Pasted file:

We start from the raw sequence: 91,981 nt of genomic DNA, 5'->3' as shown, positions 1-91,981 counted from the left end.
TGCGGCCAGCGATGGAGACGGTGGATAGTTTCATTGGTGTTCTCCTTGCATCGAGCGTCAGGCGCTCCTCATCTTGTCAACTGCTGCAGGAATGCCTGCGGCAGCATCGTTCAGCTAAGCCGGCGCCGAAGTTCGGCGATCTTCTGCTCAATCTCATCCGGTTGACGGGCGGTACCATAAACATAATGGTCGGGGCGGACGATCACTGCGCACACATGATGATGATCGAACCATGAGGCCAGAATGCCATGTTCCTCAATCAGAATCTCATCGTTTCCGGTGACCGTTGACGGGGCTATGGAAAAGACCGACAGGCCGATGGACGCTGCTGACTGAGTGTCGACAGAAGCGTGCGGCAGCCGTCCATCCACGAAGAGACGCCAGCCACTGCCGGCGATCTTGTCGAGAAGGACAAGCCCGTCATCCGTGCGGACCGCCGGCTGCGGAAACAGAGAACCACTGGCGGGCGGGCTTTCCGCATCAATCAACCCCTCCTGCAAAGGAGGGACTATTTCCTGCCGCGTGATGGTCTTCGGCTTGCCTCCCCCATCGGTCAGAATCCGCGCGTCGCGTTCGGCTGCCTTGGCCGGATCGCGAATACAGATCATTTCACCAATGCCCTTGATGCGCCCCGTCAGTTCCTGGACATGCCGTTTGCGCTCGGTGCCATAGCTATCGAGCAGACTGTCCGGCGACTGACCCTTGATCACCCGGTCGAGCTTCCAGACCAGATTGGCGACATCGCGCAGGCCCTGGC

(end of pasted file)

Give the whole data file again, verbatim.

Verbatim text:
We start from the raw sequence: 91,981 nt of genomic DNA, 5'->3' as shown, positions 1-91,981 counted from the left end.
TGCGGCCAGCGATGGAGACGGTGGATAGTTTCATTGGTGTTCTCCTTGCATCGAGCGTCAGGCGCTCCTCATCTTGTCAACTGCTGCAGGAATGCCTGCGGCAGCATCGTTCAGCTAAGCCGGCGCCGAAGTTCGGCGATCTTCTGCTCAATCTCATCCGGTTGACGGGCGGTACCATAAACATAATGGTCGGGGCGGACGATCACTGCGCACACATGATGATGATCGAACCATGAGGCCAGAATGCCATGTTCCTCAATCAGAATCTCATCGTTTCCGGTGACCGTTGACGGGGCTATGGAAAAGACCGACAGGCCGATGGACGCTGCTGACTGAGTGTCGACAGAAGCGTGCGGCAGCCGTCCATCCACGAAGAGACGCCAGCCACTGCCGGCGATCTTGTCGAGAAGGACAAGCCCGTCATCCGTGCGGACCGCCGGCTGCGGAAACAGAGAACCACTGGCGGGCGGGCTTTCCGCATCAATCAACCCCTCCTGCAAAGGAGGGACTATTTCCTGCCGCGTGATGGTCTTCGGCTTGCCTCCCCCATCGGTCAGAATCCGCGCGTCGCGTTCGGCTGCCTTGGCCGGATCGCGAATACAGATCATTTCACCAATGCCCTTGATGCGCCCCGTCAGTTCCTGGACATGCCGTTTGCGCTCGGTGCCATAGCTATCGAGCAGACTGTCCGGCGACTGACCCTTGATCACCCGGTCGAGCTTCCAGACCAGATTGGCGACATCGCGCAGGCCCTGGC